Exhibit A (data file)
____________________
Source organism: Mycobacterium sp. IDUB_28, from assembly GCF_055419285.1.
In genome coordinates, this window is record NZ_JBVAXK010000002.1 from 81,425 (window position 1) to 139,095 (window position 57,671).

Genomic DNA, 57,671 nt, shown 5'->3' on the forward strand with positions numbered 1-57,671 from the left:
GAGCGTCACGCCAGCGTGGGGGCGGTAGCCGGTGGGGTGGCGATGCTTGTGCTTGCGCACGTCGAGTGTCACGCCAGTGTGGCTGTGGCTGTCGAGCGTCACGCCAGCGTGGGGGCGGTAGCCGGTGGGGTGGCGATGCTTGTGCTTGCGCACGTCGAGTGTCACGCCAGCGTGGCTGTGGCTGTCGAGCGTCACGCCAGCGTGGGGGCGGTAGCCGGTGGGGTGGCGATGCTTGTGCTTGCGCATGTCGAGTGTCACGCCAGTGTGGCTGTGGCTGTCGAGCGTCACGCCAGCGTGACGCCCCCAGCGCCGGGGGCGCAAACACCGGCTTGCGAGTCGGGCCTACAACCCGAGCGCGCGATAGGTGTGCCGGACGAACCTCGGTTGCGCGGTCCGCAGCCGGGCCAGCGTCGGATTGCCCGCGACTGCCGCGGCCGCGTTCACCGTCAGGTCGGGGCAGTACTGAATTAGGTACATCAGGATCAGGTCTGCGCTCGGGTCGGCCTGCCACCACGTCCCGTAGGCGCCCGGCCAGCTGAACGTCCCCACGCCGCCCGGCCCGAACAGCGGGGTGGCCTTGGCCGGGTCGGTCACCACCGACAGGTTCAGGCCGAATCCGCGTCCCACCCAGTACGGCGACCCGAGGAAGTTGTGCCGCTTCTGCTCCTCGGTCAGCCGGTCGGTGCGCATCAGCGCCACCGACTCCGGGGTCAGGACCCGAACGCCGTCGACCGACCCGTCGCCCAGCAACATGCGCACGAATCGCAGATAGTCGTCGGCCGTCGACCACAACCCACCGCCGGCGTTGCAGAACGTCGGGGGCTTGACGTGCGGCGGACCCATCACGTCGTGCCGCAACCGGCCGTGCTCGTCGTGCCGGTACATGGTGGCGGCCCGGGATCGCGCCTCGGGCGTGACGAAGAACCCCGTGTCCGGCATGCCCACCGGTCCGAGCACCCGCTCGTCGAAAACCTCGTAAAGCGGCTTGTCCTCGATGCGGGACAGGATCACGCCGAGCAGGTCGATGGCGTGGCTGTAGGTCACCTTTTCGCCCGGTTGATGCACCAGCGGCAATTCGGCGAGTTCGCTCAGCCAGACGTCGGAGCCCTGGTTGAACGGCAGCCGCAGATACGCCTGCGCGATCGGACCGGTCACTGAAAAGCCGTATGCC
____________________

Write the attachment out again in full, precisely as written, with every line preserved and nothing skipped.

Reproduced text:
Source organism: Mycobacterium sp. IDUB_28, from assembly GCF_055419285.1.
In genome coordinates, this window is record NZ_JBVAXK010000002.1 from 81,425 (window position 1) to 139,095 (window position 57,671).

Genomic DNA, 57,671 nt, shown 5'->3' on the forward strand with positions numbered 1-57,671 from the left:
GAGCGTCACGCCAGCGTGGGGGCGGTAGCCGGTGGGGTGGCGATGCTTGTGCTTGCGCACGTCGAGTGTCACGCCAGTGTGGCTGTGGCTGTCGAGCGTCACGCCAGCGTGGGGGCGGTAGCCGGTGGGGTGGCGATGCTTGTGCTTGCGCACGTCGAGTGTCACGCCAGCGTGGCTGTGGCTGTCGAGCGTCACGCCAGCGTGGGGGCGGTAGCCGGTGGGGTGGCGATGCTTGTGCTTGCGCATGTCGAGTGTCACGCCAGTGTGGCTGTGGCTGTCGAGCGTCACGCCAGCGTGACGCCCCCAGCGCCGGGGGCGCAAACACCGGCTTGCGAGTCGGGCCTACAACCCGAGCGCGCGATAGGTGTGCCGGACGAACCTCGGTTGCGCGGTCCGCAGCCGGGCCAGCGTCGGATTGCCCGCGACTGCCGCGGCCGCGTTCACCGTCAGGTCGGGGCAGTACTGAATTAGGTACATCAGGATCAGGTCTGCGCTCGGGTCGGCCTGCCACCACGTCCCGTAGGCGCCCGGCCAGCTGAACGTCCCCACGCCGCCCGGCCCGAACAGCGGGGTGGCCTTGGCCGGGTCGGTCACCACCGACAGGTTCAGGCCGAATCCGCGTCCCACCCAGTACGGCGACCCGAGGAAGTTGTGCCGCTTCTGCTCCTCGGTCAGCCGGTCGGTGCGCATCAGCGCCACCGACTCCGGGGTCAGGACCCGAACGCCGTCGACCGACCCGTCGCCCAGCAACATGCGCACGAATCGCAGATAGTCGTCGGCCGTCGACCACAACCCACCGCCGGCGTTGCAGAACGTCGGGGGCTTGACGTGCGGCGGACCCATCACGTCGTGCCGCAACCGGCCGTGCTCGTCGTGCCGGTACATGGTGGCGGCCCGGGATCGCGCCTCGGGCGTGACGAAGAACCCCGTGTCCGGCATGCCCACCGGTCCGAGCACCCGCTCGTCGAAAACCTCGTAAAGCGGCTTGTCCTCGATGCGGGACAGGATCACGCCGAGCAGGTCGATGGCGTGGCTGTAGGTCACCTTTTCGCCCGGTTGATGCACCAGCGGCAATTCGGCGAGTTCGCTCAGCCAGACGTCGGAGCCCTGGTTGAACGGCAGCCGCAGATACGCCTGCGCGATCGGACCGGTCACTGAAAAGCCGTATGCC